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Subglacial discharge at tidewater glaciers revealed by seismic tremor

Overview of attention for article published in Geophysical Research Letters, August 2015
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About this Attention Score

  • In the top 5% of all research outputs scored by Altmetric
  • High Attention Score compared to outputs of the same age (96th percentile)
  • High Attention Score compared to outputs of the same age and source (90th percentile)

Mentioned by

news
4 news outlets
blogs
1 blog
twitter
3 tweeters

Citations

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38 Dimensions

Readers on

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68 Mendeley
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Title
Subglacial discharge at tidewater glaciers revealed by seismic tremor
Published in
Geophysical Research Letters, August 2015
DOI 10.1002/2015gl064590
Pubmed ID
Authors

Timothy C. Bartholomaus, Jason M. Amundson, Jacob I. Walter, Shad O'Neel, Michael E. West, Christopher F. Larsen

Abstract

Subglacial discharge influences glacier basal motion and erodes and redeposits sediment. At tidewater glacier termini, discharge drives submarine terminus melting, affects fjord circulation, and is a central component of proglacial marine ecosystems. However, our present inability to track subglacial discharge and its variability significantly hinders our understanding of these processes. Here we report observations of hourly to seasonal variations in 1.5-10 Hz seismic tremor that strongly correlate with subglacial discharge but not with basal motion, weather, or discrete icequakes. Our data demonstrate that vigorous discharge occurs from tidewater glaciers during summer, in spite of fast basal motion that could limit the formation of subglacial conduits, and then abates during winter. Furthermore, tremor observations and a melt model demonstrate that drainage efficiency of tidewater glaciers evolves seasonally. Glaciohydraulic tremor provides a means by which to quantify subglacial discharge variations and offers a promising window into otherwise obscured glacierized environments.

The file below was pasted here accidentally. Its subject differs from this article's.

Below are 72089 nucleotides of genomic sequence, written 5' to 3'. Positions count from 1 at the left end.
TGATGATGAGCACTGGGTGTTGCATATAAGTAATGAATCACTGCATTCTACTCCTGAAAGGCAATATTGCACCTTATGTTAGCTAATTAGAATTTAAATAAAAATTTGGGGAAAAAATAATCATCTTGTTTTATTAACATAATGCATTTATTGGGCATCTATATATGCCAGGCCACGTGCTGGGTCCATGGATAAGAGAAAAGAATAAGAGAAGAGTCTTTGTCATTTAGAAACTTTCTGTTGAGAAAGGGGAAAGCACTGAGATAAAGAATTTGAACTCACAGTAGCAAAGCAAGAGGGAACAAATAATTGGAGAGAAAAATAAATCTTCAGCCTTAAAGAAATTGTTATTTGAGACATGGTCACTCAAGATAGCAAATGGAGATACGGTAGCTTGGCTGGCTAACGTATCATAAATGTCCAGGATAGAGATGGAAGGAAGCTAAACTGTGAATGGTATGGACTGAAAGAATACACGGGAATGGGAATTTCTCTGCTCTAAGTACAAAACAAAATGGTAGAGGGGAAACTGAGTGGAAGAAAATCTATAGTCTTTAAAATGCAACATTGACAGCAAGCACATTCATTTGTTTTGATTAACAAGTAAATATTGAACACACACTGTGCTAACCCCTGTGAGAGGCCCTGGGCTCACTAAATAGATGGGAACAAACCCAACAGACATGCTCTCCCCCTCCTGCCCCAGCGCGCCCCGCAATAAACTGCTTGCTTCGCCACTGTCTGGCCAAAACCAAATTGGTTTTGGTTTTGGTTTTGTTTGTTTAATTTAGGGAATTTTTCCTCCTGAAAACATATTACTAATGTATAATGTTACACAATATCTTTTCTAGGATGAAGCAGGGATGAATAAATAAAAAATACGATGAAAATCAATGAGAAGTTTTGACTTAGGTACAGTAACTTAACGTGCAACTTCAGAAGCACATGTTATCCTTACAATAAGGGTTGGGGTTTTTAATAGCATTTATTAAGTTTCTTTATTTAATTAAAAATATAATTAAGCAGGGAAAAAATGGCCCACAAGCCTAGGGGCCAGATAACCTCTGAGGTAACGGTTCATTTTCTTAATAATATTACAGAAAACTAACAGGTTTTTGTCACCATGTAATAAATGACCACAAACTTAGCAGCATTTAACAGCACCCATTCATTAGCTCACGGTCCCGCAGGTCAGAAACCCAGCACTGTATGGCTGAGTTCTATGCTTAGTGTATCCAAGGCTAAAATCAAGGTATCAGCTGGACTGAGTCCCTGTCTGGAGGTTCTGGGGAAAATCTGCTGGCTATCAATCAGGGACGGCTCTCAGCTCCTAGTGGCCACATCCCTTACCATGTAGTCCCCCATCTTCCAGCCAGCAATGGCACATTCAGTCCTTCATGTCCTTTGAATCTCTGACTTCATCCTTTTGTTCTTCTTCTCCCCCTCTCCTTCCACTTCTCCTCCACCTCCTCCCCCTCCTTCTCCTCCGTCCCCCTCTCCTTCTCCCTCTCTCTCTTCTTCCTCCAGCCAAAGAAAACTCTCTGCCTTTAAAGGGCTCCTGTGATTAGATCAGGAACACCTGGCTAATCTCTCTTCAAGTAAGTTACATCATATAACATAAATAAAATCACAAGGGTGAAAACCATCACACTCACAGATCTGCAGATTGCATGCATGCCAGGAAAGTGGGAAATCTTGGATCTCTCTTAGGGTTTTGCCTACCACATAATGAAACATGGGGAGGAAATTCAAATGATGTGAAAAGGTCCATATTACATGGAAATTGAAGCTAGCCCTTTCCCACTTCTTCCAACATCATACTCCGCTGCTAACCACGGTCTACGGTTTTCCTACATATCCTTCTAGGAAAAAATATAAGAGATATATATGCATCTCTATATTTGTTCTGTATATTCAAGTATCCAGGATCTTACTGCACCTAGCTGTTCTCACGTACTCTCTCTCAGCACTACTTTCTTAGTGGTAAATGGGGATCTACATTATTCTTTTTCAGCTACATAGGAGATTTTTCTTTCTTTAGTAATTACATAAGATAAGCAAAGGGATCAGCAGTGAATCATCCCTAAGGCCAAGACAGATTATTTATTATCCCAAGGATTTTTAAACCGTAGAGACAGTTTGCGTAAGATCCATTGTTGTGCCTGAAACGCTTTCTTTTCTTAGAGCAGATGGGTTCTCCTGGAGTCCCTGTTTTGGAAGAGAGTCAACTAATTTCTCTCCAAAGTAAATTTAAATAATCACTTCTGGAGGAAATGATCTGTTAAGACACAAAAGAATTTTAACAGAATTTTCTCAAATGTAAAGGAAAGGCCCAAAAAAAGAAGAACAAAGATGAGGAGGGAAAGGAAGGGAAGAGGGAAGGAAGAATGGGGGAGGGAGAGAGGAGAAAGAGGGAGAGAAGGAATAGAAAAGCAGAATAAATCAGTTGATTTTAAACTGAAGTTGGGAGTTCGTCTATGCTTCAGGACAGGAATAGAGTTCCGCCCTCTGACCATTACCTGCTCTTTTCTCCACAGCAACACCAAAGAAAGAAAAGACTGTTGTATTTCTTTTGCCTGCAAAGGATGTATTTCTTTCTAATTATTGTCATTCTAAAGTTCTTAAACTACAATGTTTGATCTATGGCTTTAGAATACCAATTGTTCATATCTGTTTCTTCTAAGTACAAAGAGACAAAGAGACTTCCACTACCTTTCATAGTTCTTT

Twitter Demographics

The data shown below were collected from the profiles of 3 tweeters who shared this research output. Click here to find out more about how the information was compiled.

Mendeley readers

The data shown below were compiled from readership statistics for 68 Mendeley readers of this research output. Click here to see the associated Mendeley record.

Geographical breakdown

Country Count As %
United States 4 6%
Chile 1 1%
United Kingdom 1 1%
Unknown 62 91%

Demographic breakdown

Readers by professional status Count As %
Student > Ph. D. Student 25 37%
Researcher 13 19%
Student > Master 8 12%
Professor 5 7%
Professor > Associate Professor 5 7%
Other 8 12%
Unknown 4 6%
Readers by discipline Count As %
Earth and Planetary Sciences 51 75%
Environmental Science 2 3%
Agricultural and Biological Sciences 1 1%
Business, Management and Accounting 1 1%
Computer Science 1 1%
Other 2 3%
Unknown 10 15%

Attention Score in Context

This research output has an Altmetric Attention Score of 42. This is our high-level measure of the quality and quantity of online attention that it has received. This Attention Score, as well as the ranking and number of research outputs shown below, was calculated when the research output was last mentioned on 04 November 2019.
All research outputs
#477,933
of 14,794,860 outputs
Outputs from Geophysical Research Letters
#1,152
of 14,248 outputs
Outputs of similar age
#9,087
of 230,009 outputs
Outputs of similar age from Geophysical Research Letters
#29
of 322 outputs
Altmetric has tracked 14,794,860 research outputs across all sources so far. Compared to these this one has done particularly well and is in the 96th percentile: it's in the top 5% of all research outputs ever tracked by Altmetric.
So far Altmetric has tracked 14,248 research outputs from this source. They typically receive a lot more attention than average, with a mean Attention Score of 17.9. This one has done particularly well, scoring higher than 91% of its peers.
Older research outputs will score higher simply because they've had more time to accumulate mentions. To account for age we can compare this Altmetric Attention Score to the 230,009 tracked outputs that were published within six weeks on either side of this one in any source. This one has done particularly well, scoring higher than 96% of its contemporaries.
We're also able to compare this research output to 322 others from the same source and published within six weeks on either side of this one. This one has done particularly well, scoring higher than 90% of its contemporaries.